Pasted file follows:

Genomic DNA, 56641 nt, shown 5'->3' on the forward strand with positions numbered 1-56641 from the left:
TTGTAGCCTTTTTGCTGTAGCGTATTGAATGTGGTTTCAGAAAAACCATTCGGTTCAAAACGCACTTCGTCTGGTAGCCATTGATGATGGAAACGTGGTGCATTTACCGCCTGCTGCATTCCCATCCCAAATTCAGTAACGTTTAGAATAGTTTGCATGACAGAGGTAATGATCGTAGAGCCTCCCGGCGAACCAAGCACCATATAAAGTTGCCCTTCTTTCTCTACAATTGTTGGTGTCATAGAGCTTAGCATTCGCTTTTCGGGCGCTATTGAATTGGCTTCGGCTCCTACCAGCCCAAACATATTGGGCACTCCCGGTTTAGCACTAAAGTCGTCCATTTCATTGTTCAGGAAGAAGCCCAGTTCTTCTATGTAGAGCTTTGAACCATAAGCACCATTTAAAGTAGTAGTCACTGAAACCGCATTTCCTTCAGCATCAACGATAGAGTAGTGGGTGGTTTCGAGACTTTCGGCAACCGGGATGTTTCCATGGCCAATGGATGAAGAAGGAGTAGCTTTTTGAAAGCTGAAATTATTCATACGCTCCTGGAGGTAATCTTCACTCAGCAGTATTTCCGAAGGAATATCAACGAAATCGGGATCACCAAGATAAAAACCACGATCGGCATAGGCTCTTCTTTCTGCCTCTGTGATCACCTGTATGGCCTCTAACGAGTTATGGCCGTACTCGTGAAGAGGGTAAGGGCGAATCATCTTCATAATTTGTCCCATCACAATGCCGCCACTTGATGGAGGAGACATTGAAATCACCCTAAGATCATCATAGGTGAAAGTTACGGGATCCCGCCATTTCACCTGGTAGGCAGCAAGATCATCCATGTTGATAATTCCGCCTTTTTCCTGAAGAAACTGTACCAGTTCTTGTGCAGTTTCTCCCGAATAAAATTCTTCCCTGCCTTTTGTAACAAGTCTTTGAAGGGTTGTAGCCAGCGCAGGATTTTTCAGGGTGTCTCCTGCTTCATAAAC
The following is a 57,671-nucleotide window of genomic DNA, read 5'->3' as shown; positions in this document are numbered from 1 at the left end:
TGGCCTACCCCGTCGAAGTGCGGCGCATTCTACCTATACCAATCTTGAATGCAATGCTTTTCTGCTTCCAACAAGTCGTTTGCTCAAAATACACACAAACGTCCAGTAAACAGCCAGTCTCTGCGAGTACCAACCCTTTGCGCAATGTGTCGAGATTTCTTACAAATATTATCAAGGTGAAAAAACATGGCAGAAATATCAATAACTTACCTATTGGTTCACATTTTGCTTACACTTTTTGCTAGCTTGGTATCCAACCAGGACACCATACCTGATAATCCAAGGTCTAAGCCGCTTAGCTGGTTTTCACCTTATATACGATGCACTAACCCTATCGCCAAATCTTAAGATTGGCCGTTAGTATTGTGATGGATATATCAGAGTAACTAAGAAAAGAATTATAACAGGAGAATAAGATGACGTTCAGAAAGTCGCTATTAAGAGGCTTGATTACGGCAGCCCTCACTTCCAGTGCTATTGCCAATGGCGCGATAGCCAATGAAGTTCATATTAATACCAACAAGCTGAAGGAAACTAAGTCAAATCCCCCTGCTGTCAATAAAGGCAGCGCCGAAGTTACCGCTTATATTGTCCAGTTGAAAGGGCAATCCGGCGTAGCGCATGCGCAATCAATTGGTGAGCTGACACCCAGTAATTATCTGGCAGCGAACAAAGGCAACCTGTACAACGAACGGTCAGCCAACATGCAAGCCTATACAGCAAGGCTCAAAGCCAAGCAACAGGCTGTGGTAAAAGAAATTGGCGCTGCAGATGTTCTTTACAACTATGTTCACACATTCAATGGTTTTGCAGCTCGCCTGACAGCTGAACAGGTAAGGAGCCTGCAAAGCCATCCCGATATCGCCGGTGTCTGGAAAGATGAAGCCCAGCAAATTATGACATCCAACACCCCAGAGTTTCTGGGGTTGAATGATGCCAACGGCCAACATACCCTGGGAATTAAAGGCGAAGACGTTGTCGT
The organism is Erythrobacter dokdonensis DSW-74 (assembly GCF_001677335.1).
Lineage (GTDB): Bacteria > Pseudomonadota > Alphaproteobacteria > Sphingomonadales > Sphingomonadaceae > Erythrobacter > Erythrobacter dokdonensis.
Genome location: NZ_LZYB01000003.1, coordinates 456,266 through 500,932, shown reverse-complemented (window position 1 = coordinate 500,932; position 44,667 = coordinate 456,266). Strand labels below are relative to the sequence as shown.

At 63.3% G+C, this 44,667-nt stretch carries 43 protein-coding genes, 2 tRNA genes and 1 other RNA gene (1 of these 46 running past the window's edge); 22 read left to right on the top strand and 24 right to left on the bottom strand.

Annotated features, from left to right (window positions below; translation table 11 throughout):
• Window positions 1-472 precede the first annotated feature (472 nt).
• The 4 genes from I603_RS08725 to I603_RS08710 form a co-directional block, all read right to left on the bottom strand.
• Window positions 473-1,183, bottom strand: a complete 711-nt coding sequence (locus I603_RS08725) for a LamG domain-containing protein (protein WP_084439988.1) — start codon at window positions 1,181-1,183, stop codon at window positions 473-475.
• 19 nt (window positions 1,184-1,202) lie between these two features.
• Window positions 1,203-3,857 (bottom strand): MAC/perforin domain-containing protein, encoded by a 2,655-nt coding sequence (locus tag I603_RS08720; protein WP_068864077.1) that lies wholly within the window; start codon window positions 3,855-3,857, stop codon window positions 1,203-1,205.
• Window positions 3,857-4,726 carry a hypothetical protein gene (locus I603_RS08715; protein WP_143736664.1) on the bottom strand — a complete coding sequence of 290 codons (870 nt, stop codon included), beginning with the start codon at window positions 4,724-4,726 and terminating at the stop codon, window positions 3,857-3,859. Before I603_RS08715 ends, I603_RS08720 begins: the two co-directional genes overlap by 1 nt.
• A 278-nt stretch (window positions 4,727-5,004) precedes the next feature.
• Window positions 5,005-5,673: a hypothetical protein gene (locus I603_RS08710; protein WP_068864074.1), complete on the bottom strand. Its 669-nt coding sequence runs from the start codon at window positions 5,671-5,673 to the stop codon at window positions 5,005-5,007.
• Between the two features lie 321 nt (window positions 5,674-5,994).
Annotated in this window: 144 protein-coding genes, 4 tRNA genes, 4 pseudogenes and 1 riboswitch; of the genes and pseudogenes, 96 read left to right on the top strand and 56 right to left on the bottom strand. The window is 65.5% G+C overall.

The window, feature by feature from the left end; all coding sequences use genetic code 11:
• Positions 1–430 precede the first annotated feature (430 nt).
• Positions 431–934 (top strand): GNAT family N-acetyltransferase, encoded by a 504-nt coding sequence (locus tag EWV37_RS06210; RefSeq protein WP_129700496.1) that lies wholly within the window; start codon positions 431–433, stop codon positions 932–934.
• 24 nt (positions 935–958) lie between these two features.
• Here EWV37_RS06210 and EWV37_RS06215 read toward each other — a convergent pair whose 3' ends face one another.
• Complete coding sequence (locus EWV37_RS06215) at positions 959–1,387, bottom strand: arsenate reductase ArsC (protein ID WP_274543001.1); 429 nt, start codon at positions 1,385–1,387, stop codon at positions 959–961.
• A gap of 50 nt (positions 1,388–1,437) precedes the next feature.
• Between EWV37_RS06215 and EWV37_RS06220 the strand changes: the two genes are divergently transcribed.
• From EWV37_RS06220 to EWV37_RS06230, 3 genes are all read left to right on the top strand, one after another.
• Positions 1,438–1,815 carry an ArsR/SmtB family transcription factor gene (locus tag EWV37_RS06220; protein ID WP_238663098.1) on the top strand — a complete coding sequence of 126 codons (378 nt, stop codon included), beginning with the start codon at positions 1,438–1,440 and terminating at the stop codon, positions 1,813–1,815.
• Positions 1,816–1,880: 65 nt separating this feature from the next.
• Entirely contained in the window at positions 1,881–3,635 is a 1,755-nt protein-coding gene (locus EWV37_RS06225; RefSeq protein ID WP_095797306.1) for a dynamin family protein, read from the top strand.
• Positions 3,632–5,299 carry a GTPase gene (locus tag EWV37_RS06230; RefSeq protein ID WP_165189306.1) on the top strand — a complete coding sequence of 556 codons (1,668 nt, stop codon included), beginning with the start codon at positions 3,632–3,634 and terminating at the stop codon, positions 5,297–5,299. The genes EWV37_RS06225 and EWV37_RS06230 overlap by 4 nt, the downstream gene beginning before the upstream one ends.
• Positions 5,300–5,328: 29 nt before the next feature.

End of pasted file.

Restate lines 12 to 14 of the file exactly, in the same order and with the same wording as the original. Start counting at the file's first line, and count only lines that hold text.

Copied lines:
• Window positions 473-1,183, bottom strand: a complete 711-nt coding sequence (locus I603_RS08725) for a LamG domain-containing protein (protein WP_084439988.1) — start codon at window positions 1,181-1,183, stop codon at window positions 473-475.
• 19 nt (window positions 1,184-1,202) lie between these two features.
• Window positions 1,203-3,857 (bottom strand): MAC/perforin domain-containing protein, encoded by a 2,655-nt coding sequence (locus tag I603_RS08720; protein WP_068864077.1) that lies wholly within the window; start codon window positions 3,855-3,857, stop codon window positions 1,203-1,205.